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Apr. 9—Howard County Executive Calvin Ball announced Thursday that Juneteenth, a holiday commemorating the end of slavery in the United States, will be an official county holiday.
Starting this year, the county will observe the June 19 holiday as Juneteenth National Freedom Day, Ball said at a news conference at Oakland Manor in Columbia.
Juneteenth, which has been celebrated by African Americans since the late 1880s but has gained more interest and recognition in recent years, celebrates the day — June 19, 1865 — that a Union general informed slaves in Galveston, Texas, of their freedom and that the Civil War had ended. The announcement in Texas was two months after the end of the war and more than two and a half years after President Abraham Lincoln's Emancipation Proclamation.
"This day has become not only a time to commemorate liberation from the institution of slavery but also a time to highlight resilience, solidarity and our shared culture," Ball said Thursday. "It is the oldest known celebration commemorating the end of slavery in the United States."
As an official holiday, county employees will receive paid leave. This year, June 19 is a Saturday, so county employees will be off the day before.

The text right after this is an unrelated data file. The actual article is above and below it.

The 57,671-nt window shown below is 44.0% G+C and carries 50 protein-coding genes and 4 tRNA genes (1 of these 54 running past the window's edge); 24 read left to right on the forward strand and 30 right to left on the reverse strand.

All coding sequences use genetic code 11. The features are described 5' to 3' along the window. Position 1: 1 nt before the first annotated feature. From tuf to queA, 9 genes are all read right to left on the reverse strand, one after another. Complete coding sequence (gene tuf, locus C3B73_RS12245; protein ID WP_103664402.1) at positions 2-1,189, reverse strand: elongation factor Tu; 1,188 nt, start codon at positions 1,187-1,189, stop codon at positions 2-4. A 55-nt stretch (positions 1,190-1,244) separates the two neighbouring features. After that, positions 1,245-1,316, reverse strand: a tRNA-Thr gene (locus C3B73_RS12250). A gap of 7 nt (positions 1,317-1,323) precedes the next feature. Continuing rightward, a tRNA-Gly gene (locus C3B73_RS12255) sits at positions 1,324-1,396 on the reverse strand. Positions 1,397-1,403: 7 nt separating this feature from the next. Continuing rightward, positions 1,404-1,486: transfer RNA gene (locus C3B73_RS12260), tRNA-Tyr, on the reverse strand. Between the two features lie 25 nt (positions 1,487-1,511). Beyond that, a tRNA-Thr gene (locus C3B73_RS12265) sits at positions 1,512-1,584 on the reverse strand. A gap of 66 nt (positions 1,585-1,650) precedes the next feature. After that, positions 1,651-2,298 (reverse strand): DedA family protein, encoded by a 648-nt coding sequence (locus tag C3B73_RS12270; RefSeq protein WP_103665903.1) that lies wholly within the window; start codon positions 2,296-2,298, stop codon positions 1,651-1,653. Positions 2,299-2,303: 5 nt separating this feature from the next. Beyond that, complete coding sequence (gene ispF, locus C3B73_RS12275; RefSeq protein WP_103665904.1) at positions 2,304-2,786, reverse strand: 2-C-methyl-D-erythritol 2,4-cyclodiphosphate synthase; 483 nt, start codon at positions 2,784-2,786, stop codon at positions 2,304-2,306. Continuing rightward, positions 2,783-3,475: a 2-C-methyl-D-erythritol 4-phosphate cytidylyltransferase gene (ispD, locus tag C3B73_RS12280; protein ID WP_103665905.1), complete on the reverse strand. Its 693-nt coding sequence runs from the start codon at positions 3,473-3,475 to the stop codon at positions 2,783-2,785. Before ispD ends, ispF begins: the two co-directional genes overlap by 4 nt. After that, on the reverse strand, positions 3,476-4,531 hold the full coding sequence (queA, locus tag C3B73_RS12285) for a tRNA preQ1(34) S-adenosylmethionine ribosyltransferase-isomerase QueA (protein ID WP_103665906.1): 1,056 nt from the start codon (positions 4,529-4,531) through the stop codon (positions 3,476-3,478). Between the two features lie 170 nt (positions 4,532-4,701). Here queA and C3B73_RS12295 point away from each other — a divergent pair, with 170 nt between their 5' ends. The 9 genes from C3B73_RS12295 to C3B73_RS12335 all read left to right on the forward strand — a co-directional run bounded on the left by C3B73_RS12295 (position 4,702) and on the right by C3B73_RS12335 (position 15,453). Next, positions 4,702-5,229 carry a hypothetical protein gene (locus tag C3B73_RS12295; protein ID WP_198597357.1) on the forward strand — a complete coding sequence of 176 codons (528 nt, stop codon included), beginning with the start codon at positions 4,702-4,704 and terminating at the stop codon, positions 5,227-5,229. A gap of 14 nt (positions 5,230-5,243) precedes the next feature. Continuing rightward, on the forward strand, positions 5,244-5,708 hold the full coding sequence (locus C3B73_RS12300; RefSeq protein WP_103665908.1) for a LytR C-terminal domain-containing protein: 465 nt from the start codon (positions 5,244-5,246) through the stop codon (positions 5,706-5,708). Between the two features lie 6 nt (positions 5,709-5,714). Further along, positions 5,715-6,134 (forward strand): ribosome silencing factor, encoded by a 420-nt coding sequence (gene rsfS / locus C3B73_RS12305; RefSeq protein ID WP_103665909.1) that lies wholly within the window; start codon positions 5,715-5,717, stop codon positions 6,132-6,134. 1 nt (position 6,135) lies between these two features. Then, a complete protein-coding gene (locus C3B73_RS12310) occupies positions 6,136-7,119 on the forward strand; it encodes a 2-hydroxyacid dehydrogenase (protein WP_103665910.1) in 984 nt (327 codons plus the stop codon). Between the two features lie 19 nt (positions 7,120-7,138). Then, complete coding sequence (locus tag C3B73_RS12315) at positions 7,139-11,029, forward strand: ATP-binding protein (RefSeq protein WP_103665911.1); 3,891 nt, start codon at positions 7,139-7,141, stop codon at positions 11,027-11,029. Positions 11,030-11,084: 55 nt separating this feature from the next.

"Juneteenth is a time of reflection and celebration not just for African Americans, but for all," said Yolanda Sonnier, director of the county's Office of Human Rights. "Juneteenth is a part of American history. Juneteenth is part of all of our stories."
The Howard County Center for African American Culture, a museum located next to Oakland Manor, currently is planning its annual Juneteenth celebration. Everlene Cunningham, the center's chair, said the announcement is a "giant step."
"The museum has been celebrating Juneteenth in this county for a number of years, and the county executive has always been so supportive in this regard," Cunningham said. "We applaud this act, and we are very happy that he has done so. We invite everyone to join us on June 19 for our annual Juneteenth celebration."
The addition of Juneteenth to the county's holiday calendar is the second holiday change Ball has made in the past year.
In September, he announced the county would no longer celebrate Columbus Day and instead changed the name of the holiday to Indigenous Peoples' Day in honor of Native Americans.